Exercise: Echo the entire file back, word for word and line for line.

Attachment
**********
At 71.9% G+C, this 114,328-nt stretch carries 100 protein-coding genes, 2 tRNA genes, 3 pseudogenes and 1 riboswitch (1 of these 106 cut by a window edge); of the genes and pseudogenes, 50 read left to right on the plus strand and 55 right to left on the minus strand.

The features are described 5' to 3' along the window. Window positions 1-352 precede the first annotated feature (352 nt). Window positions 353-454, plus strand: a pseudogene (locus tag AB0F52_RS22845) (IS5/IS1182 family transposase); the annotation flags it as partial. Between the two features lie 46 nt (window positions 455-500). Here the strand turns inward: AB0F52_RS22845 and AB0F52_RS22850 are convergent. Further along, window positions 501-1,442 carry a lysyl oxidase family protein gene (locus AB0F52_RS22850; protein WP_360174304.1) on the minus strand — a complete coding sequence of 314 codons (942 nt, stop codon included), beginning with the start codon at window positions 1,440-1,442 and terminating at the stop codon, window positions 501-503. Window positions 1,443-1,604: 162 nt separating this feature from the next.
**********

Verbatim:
At 71.9% G+C, this 114,328-nt stretch carries 100 protein-coding genes, 2 tRNA genes, 3 pseudogenes and 1 riboswitch (1 of these 106 cut by a window edge); of the genes and pseudogenes, 50 read left to right on the plus strand and 55 right to left on the minus strand.

The features are described 5' to 3' along the window. Window positions 1-352 precede the first annotated feature (352 nt). Window positions 353-454, plus strand: a pseudogene (locus tag AB0F52_RS22845) (IS5/IS1182 family transposase); the annotation flags it as partial. Between the two features lie 46 nt (window positions 455-500). Here the strand turns inward: AB0F52_RS22845 and AB0F52_RS22850 are convergent. Further along, window positions 501-1,442 carry a lysyl oxidase family protein gene (locus AB0F52_RS22850; protein WP_360174304.1) on the minus strand — a complete coding sequence of 314 codons (942 nt, stop codon included), beginning with the start codon at window positions 1,440-1,442 and terminating at the stop codon, window positions 501-503. Window positions 1,443-1,604: 162 nt separating this feature from the next.